Former Arizona state legislator and immigration reform activist Alfredo Gutierrez recently appeared on Phoenix Channel 12's Sunday Square Off to discuss the convergence of the personal and political in his recent book To Sin Against Hope: How America Has Failed Its Immigrants.
One of his hopes for the book, which chronicles the history of Mexican immigrants in the United States through his own family's story, is that it will inform younger generations about past struggles for civil rights in order to contextualize the current issues facing Latinos and immigrants in the US. Gutierrez explains:
I was motivated to write the book because there is such ignorance, not only among Latinos but folks in this country about America's unique relationship with Mexicans in the United States, and with immigration policy vis-a-vis Mexicans in the United States, and there continues to be a concerted effort in [Arizona] led by General Horn and by public superindentent hupenthal to keep the public in ignorance, fighting any attempt to visit this unique history of America and Arizona.
...I think young folks in particular ought to understand how this notion that we are failed people came about and the degree to which we are complicit in that perception.
On the Nature of Things
Lucretius, translated by Rolfe Humphries, IUP
A deft, lucid translation of the likable epic poem of the ancient world. Forget the sanguinary Homer or the tub-thumping Virgil. On the Nature of Things is an exhilarating account of how science can lift mankind out of superstition and fear.
The Patrick Melrose novels
Edward St Aubyn, Picador
This five-volume roman-fleuve is something to return to in old age, when there won’t be time for reading anything but perfect tens. I’ve heard it said that the dialogue is a bit stagey, but personally I prefer my fictional characters eloquent and epigrammatic. I really can’t stand too much reality.
A Day in the Life of Ancient Rome: Daily Life, Mysteries and Curiosities
Alberto Angela, translated by Gregory Conti, Europa Editions
How many times have you read a book of history only to forget all about the battles and struggles for succession the moment you put it down, retaining only a handful of piquant minor details? Perhaps you’ll recall the short lifespans; the alien diet (garum sauce anyone? It’s made from rotting fish); the massacres in the Coliseum; the daily struggles of the slaves. Well, this book is nothing but those fascinating nuggets. Not a people’s history, but a history that brings ordinary people to life, A Day in the Life of Ancient Rome is a tour of the city during Trajan’s reign, a series of vignettes that recreates the ancient world with all the immediacy of an excellent travelogue.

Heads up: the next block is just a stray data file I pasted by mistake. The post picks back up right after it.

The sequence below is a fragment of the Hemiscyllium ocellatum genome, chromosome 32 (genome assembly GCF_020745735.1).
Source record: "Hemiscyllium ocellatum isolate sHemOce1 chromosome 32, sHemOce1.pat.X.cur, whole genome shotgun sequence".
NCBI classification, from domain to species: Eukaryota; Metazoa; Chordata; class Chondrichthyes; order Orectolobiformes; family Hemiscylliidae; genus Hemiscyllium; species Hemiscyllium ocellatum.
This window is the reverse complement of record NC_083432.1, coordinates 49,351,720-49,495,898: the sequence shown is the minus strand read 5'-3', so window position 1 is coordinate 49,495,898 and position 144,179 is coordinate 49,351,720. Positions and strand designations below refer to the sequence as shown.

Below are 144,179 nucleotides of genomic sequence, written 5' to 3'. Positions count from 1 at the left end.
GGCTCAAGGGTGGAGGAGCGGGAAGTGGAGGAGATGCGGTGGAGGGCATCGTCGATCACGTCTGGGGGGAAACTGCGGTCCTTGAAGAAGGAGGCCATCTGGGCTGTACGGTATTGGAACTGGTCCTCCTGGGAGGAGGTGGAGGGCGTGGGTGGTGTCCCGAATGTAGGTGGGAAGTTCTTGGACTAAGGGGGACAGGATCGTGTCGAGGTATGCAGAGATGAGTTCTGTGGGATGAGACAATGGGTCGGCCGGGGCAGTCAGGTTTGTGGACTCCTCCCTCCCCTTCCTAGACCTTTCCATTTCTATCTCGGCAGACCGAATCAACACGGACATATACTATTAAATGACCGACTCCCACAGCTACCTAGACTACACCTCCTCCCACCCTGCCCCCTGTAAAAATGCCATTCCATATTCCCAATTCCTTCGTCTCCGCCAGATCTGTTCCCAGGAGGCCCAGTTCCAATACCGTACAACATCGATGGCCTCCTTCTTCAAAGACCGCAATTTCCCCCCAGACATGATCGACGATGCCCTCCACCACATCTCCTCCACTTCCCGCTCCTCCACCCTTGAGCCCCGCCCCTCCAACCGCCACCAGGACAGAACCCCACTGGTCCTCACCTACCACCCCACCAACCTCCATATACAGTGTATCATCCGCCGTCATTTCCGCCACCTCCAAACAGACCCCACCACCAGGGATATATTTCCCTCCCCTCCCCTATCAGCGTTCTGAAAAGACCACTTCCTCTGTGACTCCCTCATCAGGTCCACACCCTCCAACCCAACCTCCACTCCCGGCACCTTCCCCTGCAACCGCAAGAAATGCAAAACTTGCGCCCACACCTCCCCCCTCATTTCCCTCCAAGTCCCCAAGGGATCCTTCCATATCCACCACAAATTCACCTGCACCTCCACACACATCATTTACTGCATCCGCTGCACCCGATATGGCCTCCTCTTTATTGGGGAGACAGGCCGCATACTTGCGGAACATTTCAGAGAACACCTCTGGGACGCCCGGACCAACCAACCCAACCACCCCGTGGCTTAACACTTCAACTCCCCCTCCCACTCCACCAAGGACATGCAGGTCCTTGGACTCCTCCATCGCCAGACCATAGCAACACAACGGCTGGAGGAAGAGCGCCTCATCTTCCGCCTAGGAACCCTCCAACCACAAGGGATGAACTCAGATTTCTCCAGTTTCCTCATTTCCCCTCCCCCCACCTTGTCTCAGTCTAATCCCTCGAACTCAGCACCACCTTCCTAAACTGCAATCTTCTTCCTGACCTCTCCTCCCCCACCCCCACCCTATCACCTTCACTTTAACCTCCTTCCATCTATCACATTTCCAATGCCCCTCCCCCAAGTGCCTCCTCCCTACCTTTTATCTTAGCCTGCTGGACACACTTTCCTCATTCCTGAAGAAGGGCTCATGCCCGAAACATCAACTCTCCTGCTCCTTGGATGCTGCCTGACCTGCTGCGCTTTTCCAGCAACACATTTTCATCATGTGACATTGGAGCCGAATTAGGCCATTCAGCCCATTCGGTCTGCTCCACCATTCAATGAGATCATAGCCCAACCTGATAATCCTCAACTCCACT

Socialist Register – 50th anniversary issue
The legendary journal founded by John Saville and Ralph Miliband in 1963 has been the home for many debates on the left over the years, including E.P. Thompson’s controversial rejoinder to the Nairn-Anderson theses. It’s latest issue is one of the strongest yet, with essays by Vivek Chibber and Colin Leys on the dynamic of class in the aftermath of the financial crisis.
Costas Lapavitsas has recently written an article for CITY journal entitled ‘The financialization of capitalism’, which explains some of the key ideas in his recently published book Profiting Without Producing. He explains some of the most important processes and changes that have taken place thanks to the last four decades of ‘financialization’, including changes in forms of capital accumulation and profit-making.
On the Public Seminar website, Nancy Fraser has recently offered a preliminary set of coordinates for critiquing certain trends in contemporary anti-capitalist thinking. She describes these trends as a kind of ‘neo-anarchism’ which has become particularly popular in movements such as anti-globalisation movements, Occupy and waves of student occupations. She describes some of the characteristics of this resurgence of anarchist thinking:
Distrustful of global governance institutions, and of the expert networks entangled with them, this approach looks to anti-systemic movements as agents of transformation. Valorizing the independent militancy of Occupy, WikiLeaks, and the World Social Forum, it affirms efforts to build counterhegemonic centers of opinion and will formation, far removed from circuits of institutionalized power.
Patrick Keiller’s The View from the Train, a book full of insights about urban and rural space in Britain as well as Keiller’s own film practice, has been praised in a number of recent reviews. The book made both the Financial Times and the Observer’s list of Books of the Year for 2013. According to the Financial Times, ‘Keiller is Britain’s most observant and provocative film-maker around the subject of cities and the landscape’. His essay collection is ‘wonderful’. The Observer had similar praise for The View from the Train, which it describes as ‘perceptive, educated, un-obvious musings on place and inhabitation’.